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Uponthepast_Summer2014

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How one man's vote brought East Carolina to Greenville

He is not well-known in the East Carolina community today, but Benjamin Franklin Dixon played a pivotal role in the state’s decision to locate a new teacher training school in Greenville.

That occurred on July 10, 1907, when the State Board of Education assembled in Raleigh to choose one of six eastern towns competing to host the new school. At that time the board of education was composed of the governor, lieutenant governor and five other statewide officials, similar to the current Council of State. As state auditor, Dixon had a vote on the board.

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Benjamin Franklin Dixon
Courtesy N.C. Museum of History
In their final pitches to the board, officials from Kinston and Washington raised their offers to match or exceed the support pledged by Greenville. Kinston emerged as the favorite, based on its enhanced financial incentives and the strong support of State Superintendent of Public Instruction J.Y. Joyner, a native of Lenoir County.

On the first ballot by the six board members present (Attorney General Robert Gilmer was absent), Greenville received just one vote, from native son Bryan Grimes, the secretary of state. Rocky Mount got two votes and Kinston had three.

But three is not a majority of six, so a second ballot was required. Dixon switched his vote from Kinston to Greenville, giving the three towns two votes each.

On the third ballot, Lt. Gov. Francis Winston and State Treasurer Benjamin Lacy joined Grimes and Dixon in voting for Greenville, giving it a 4-2 winning majority. With that decided, the board then turned to choosing one of the two tracts offered by Greenville as the site of the school—property along Dickinson Avenue or the current site south of Fifth Street.

For reasons not understood, the lieutenant governor then moved to reconsider the winning vote for Greenville. The board rescinded its selection and broke for lunch.

Reconvening at 3 p.m., the board took a fourth vote. Winston and Grimes stuck with Greenville, and Joyner remained staunchly with Kinston. Dixon and two others switched their votes to Washington, giving it a plurality but not a majority.

On the fifth ballot, Lacy switched from Washington to Greenville while Glenn and Dixon changed from Washington to Kinston. That eliminated Washington and created a 3-3 tie between Kinston and Greenville.


“We are not here to destroy the old and accept only the new, but to build upon the past…”


—Robert H. Wright, Nov. 12, 1909
From his inaugural address and installation as East Carolina’s first president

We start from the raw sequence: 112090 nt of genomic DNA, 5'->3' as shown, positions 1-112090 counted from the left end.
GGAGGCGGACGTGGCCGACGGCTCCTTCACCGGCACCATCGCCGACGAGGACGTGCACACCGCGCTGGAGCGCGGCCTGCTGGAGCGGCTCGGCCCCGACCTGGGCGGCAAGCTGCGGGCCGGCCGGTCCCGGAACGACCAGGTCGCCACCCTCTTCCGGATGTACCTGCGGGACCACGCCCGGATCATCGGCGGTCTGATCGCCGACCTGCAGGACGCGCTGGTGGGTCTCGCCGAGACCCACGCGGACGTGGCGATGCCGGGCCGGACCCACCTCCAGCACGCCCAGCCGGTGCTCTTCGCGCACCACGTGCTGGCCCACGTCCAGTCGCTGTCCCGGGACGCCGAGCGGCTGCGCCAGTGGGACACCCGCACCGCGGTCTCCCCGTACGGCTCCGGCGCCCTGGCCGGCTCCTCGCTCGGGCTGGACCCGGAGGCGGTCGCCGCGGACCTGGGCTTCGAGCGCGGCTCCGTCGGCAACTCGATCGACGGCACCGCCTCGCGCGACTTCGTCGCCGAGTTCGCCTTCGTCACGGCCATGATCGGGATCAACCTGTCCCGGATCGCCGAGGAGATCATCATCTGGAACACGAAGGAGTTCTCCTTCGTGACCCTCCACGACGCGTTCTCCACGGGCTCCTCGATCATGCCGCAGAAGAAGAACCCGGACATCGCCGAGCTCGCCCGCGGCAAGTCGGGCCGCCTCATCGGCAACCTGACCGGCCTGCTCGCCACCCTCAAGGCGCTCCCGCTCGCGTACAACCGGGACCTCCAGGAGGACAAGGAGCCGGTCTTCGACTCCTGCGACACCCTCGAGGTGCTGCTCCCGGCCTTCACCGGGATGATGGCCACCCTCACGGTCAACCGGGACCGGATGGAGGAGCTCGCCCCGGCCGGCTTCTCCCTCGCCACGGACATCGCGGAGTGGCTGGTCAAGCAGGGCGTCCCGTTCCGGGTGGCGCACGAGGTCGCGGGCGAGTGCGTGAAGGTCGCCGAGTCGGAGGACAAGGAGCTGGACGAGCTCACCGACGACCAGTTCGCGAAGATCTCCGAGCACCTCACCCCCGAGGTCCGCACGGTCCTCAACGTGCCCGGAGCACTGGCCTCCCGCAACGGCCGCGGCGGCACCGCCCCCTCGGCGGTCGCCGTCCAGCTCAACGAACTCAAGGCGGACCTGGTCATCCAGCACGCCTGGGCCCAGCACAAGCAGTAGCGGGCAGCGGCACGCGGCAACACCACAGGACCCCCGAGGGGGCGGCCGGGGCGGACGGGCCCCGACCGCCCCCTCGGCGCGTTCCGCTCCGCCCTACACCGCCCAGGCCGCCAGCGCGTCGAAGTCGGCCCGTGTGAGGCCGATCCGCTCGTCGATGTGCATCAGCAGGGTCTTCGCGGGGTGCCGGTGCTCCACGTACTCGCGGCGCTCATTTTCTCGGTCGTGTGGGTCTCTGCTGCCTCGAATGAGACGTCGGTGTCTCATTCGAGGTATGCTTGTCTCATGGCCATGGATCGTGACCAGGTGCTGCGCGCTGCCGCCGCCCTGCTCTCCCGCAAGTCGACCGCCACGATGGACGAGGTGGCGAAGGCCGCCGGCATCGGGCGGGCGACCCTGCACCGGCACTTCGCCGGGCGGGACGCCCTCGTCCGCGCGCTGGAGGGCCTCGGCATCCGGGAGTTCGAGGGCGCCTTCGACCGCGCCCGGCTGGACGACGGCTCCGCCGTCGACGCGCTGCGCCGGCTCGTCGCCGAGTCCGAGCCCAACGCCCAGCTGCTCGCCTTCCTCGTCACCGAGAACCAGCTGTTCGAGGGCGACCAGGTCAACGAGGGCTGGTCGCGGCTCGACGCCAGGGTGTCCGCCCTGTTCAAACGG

On the sixth ballot, everyone else stood pat, but Dixon switched his vote from Kinston back to Greenville. For the second time that day his vote made Greenville a 4-2 winner. The selection became official moments later when Gov. Robert B. Glenn announced the outcome to a crowd waiting on the Capitol lawn.

A native of Cleveland County, Dixon was a man of many accomplishments. He was a captain in the Civil War, a Methodist minister, a teacher and a doctor. He left medicine to become superintendent of Oxford Orphanage then became president of Greensboro Female College, now the University of North Carolina at Greensboro. He was 51 when he left the college to serve as a major in the Spanish-American War. Later he served in the General Assembly and from there rose in 1900 to become state auditor. He served through 1908.

Dixon was known as an entertaining orator. When the State Board of Education was touring the six towns to judge their fitness for hosting the new school, the Eastern Reflector reported that he drew laughs from Greenville citizens with this yarn:
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He said Rocky Mount had offered him a town lot to vote for it, and Tarboro topped that by offering him 10 acres and a mule. Dixon said it would be improper to accept such bribes, but he told the crowd he would vote for Greenville if the city agreed to change the name of Dickinson Avenue to Dixon Avenue.

The city never took him up on the offer, but memories of Dixon’s crucial votes remained alive as the new training school in Greenville took root and grew. When East Carolina Teacher Training School—about to become East Carolina Teachers College—expanded in 1920 by acquiring the acreage east of the fountain, part of an existing street was renamed Dixon Drive.

—Steve Tuttle


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